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Are bilinguals better at lying?

According to researchers, lying in a second language is much easier than the mother tongue.

A number of psychology experiments have shown that not only does language shape aspects of our visual perception, but it also affects the way we spot our environment. In addition, bilinguals can accept truth in one of their languages, while denying it in the other.


In one particular study, the findings suggest the average person tends to lie at least once to twice per day. Accordingly, familiarity among people is an internal culprit of deception. Specifically, those who speak multiple languages are better at lying in their second language because of the emotional differences and the smaller psychological costs of lying in a foreign language.

In terms of lying, the mother tongue is often associated with our emotions while the foreign language is closely tied to logical thinking. According to Daily Mail, “our mother tongue is closely tied to our emotions, which makes us more vulnerable and therefore honest when we’re speaking it”. By contrast, “foreign languages are also associated with more rational thinking, compared to our mother tongue. This can also help people to construct a falsehood ”. Dr. Manon Jones, of Bangor University, and Ceri Ellie, from the University of Manchester, also claimed that “Bilinguals actually interpret facts differently depending on the language they are presented with, and depending on whether the fact makes them feel good or bad about their native culture.”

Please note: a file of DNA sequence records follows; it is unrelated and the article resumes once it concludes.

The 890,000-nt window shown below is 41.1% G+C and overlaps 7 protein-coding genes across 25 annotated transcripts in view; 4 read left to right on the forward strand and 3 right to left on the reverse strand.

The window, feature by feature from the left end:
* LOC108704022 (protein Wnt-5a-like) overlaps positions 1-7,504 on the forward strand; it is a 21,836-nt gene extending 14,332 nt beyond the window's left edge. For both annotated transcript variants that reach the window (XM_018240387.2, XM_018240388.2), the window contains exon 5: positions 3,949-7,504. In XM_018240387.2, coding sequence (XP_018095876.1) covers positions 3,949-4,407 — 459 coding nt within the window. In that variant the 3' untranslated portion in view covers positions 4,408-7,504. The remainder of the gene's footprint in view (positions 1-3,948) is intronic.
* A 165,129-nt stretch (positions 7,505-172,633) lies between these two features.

However, our bilingual participants knew what was, in fact, true or false. Functioning in the second language protects them against unpalatable truths, and processes for such truths strategically.

Source: Science of people

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